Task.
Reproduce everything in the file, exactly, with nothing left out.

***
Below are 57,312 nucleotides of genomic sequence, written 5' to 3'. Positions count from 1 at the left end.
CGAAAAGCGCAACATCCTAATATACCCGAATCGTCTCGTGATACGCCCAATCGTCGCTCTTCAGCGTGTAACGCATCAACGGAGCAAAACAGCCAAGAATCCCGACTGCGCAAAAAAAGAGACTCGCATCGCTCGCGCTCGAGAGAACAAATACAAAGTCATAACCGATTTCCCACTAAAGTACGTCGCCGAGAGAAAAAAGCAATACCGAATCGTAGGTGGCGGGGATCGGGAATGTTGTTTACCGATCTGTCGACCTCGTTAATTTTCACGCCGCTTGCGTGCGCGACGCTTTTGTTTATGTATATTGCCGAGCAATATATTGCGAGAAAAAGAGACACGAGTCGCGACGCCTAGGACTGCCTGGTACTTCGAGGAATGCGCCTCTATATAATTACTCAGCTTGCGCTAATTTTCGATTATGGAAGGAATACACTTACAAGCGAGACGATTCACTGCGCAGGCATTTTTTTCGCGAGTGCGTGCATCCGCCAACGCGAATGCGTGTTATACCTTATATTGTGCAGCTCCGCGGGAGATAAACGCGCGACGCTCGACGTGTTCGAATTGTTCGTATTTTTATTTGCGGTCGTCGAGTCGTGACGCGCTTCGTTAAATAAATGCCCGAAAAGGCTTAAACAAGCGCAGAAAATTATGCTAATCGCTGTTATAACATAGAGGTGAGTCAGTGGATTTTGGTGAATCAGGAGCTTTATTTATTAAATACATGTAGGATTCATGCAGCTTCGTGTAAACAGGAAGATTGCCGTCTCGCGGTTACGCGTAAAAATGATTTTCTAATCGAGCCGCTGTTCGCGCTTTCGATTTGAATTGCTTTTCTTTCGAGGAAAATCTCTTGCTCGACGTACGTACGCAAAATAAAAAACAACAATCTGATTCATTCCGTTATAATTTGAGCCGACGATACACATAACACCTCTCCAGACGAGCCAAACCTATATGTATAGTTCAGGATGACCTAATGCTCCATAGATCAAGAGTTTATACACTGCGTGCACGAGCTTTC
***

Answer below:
Below are 57,312 nucleotides of genomic sequence, written 5' to 3'. Positions count from 1 at the left end.
CGAAAAGCGCAACATCCTAATATACCCGAATCGTCTCGTGATACGCCCAATCGTCGCTCTTCAGCGTGTAACGCATCAACGGAGCAAAACAGCCAAGAATCCCGACTGCGCAAAAAAAGAGACTCGCATCGCTCGCGCTCGAGAGAACAAATACAAAGTCATAACCGATTTCCCACTAAAGTACGTCGCCGAGAGAAAAAAGCAATACCGAATCGTAGGTGGCGGGGATCGGGAATGTTGTTTACCGATCTGTCGACCTCGTTAATTTTCACGCCGCTTGCGTGCGCGACGCTTTTGTTTATGTATATTGCCGAGCAATATATTGCGAGAAAAAGAGACACGAGTCGCGACGCCTAGGACTGCCTGGTACTTCGAGGAATGCGCCTCTATATAATTACTCAGCTTGCGCTAATTTTCGATTATGGAAGGAATACACTTACAAGCGAGACGATTCACTGCGCAGGCATTTTTTTCGCGAGTGCGTGCATCCGCCAACGCGAATGCGTGTTATACCTTATATTGTGCAGCTCCGCGGGAGATAAACGCGCGACGCTCGACGTGTTCGAATTGTTCGTATTTTTATTTGCGGTCGTCGAGTCGTGACGCGCTTCGTTAAATAAATGCCCGAAAAGGCTTAAACAAGCGCAGAAAATTATGCTAATCGCTGTTATAACATAGAGGTGAGTCAGTGGATTTTGGTGAATCAGGAGCTTTATTTATTAAATACATGTAGGATTCATGCAGCTTCGTGTAAACAGGAAGATTGCCGTCTCGCGGTTACGCGTAAAAATGATTTTCTAATCGAGCCGCTGTTCGCGCTTTCGATTTGAATTGCTTTTCTTTCGAGGAAAATCTCTTGCTCGACGTACGTACGCAAAATAAAAAACAACAATCTGATTCATTCCGTTATAATTTGAGCCGACGATACACATAACACCTCTCCAGACGAGCCAAACCTATATGTATAGTTCAGGATGACCTAATGCTCCATAGATCAAGAGTTTATACACTGCGTGCACGAGCTTTC